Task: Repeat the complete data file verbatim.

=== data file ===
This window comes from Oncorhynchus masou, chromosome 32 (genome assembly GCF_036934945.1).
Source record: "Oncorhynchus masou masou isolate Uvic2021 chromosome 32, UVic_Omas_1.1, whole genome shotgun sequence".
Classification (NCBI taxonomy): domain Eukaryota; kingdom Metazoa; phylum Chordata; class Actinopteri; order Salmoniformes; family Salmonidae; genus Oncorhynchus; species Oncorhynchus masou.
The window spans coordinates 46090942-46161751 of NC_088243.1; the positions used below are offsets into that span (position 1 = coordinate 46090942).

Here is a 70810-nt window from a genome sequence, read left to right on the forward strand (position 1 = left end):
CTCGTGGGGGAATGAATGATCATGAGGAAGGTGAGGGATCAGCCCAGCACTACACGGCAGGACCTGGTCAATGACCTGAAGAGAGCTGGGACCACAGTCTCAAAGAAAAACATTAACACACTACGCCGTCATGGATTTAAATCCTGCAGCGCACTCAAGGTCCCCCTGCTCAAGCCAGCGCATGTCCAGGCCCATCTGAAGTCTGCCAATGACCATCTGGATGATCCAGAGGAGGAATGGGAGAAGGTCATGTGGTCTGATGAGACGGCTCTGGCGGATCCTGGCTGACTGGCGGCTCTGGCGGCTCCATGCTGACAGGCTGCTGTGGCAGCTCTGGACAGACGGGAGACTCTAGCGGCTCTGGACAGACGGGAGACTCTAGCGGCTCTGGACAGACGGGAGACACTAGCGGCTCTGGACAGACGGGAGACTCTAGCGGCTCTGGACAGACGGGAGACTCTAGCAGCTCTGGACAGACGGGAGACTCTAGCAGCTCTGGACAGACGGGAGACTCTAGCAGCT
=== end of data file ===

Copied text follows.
This window comes from Oncorhynchus masou, chromosome 32 (genome assembly GCF_036934945.1).
Source record: "Oncorhynchus masou masou isolate Uvic2021 chromosome 32, UVic_Omas_1.1, whole genome shotgun sequence".
Classification (NCBI taxonomy): domain Eukaryota; kingdom Metazoa; phylum Chordata; class Actinopteri; order Salmoniformes; family Salmonidae; genus Oncorhynchus; species Oncorhynchus masou.
The window spans coordinates 46090942-46161751 of NC_088243.1; the positions used below are offsets into that span (position 1 = coordinate 46090942).

Here is a 70810-nt window from a genome sequence, read left to right on the forward strand (position 1 = left end):
CTCGTGGGGGAATGAATGATCATGAGGAAGGTGAGGGATCAGCCCAGCACTACACGGCAGGACCTGGTCAATGACCTGAAGAGAGCTGGGACCACAGTCTCAAAGAAAAACATTAACACACTACGCCGTCATGGATTTAAATCCTGCAGCGCACTCAAGGTCCCCCTGCTCAAGCCAGCGCATGTCCAGGCCCATCTGAAGTCTGCCAATGACCATCTGGATGATCCAGAGGAGGAATGGGAGAAGGTCATGTGGTCTGATGAGACGGCTCTGGCGGATCCTGGCTGACTGGCGGCTCTGGCGGCTCCATGCTGACAGGCTGCTGTGGCAGCTCTGGACAGACGGGAGACTCTAGCGGCTCTGGACAGACGGGAGACTCTAGCGGCTCTGGACAGACGGGAGACACTAGCGGCTCTGGACAGACGGGAGACTCTAGCGGCTCTGGACAGACGGGAGACTCTAGCAGCTCTGGACAGACGGGAGACTCTAGCAGCTCTGGACAGACGGGAGACTCTAGCAGCT